Recently, the New York Times had an interesting story about how seniors entering into retirement were utilizing bankruptcy to protect their assets.
The piece focused on a retired Florida nursery owner, 66, who was being harassed by creditors, so he filed for Chapter 7 bankruptcy. “I wanted to leave money, not debt, to my grandchildren,” the man said, according to the Times, “and begin rebuilding my life.”
The attorneys he worked with told the man that bankruptcy would be an excellent tool for protecting his retirement assets. As the news outlet reported, retirement income plans including pensions, 401(k)’s and profit-sharing plans are mostly exempt from creditors, as are individual retirement accounts worth up to $1.245 million. Additionally, Social Security payments, for the most part, are exempt from liquidation.
In addition to keeping these retirement assets, in many cases, seniors are able to save their homes through homestead exemptions during bankruptcy proceedings. Keep in mind, through a Chapter 7 bankruptcy filing, an individual can discharge certain debts like credit lines and medical bills. However, some debts like student loans and federal taxes that are less than three years old can be difficult to discharge. If you have these debts, it may prove useful to speak to an attorney about the best way to proceed.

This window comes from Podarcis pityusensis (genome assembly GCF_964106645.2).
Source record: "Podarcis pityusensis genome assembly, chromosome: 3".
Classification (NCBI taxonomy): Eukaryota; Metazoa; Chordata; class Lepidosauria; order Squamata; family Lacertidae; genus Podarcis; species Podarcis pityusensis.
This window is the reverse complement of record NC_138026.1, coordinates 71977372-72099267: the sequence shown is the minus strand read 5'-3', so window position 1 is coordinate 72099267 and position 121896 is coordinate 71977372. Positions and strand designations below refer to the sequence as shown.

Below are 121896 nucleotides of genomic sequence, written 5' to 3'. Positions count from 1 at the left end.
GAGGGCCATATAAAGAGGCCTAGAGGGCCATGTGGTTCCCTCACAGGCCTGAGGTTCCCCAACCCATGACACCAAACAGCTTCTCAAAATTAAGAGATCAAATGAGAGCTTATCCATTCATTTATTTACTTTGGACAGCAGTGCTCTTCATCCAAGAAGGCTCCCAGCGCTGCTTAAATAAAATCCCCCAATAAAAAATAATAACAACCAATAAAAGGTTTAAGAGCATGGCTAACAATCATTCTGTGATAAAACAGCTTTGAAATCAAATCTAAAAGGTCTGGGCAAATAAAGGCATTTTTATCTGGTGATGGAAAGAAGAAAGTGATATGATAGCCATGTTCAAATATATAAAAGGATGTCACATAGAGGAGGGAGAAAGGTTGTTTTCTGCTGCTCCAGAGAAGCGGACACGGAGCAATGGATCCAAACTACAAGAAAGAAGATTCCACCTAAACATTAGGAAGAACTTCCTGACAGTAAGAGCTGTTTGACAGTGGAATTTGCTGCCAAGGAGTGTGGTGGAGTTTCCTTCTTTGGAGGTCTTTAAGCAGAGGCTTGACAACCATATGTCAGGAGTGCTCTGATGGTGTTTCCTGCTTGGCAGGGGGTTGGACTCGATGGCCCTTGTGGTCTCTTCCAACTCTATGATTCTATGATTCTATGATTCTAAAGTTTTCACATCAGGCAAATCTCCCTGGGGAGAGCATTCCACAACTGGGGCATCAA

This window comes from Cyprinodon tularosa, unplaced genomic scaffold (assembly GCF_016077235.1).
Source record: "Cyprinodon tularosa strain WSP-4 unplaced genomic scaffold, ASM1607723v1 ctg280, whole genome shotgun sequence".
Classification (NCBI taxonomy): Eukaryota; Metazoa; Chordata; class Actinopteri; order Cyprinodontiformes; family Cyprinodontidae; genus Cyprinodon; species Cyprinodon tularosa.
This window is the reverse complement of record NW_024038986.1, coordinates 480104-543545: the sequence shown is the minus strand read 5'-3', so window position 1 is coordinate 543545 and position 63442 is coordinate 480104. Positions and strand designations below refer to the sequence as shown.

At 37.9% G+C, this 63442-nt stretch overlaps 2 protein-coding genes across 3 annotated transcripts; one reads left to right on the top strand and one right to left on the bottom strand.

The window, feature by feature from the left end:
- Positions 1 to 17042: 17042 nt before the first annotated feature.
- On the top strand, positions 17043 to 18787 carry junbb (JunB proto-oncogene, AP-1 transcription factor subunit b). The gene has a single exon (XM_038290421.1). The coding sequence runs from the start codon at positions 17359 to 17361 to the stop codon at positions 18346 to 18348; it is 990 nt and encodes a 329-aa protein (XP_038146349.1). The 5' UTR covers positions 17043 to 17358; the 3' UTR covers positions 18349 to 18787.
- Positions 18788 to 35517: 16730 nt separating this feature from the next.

In order to file Chapter 7 bankruptcy, a person must be able to pass a means test based on his or her income. For seniors, this is often an easy task, as they may not be earning an income at the same level they were during their working careers.
How Can a Lawyer Help Me Prepare for Bankruptcy?
Our Lewisville bankruptcy lawyers often work with seniors who are looking to escape overwhelming debt, while keeping their retirement assets. In order to successfully file for bankruptcy and maintain these assets, it is important to seek skilled legal advice—the failure to do so could result in your case being thrown out of court or debts being restored.
Remember, a bankruptcy filing generates an automatic stay, which halts collection attempts—if creditors are harassing you, this can be incredibly beneficial.
Julian, Crowder & Shuster, P.C. – Lewisville Bankruptcy Attorneys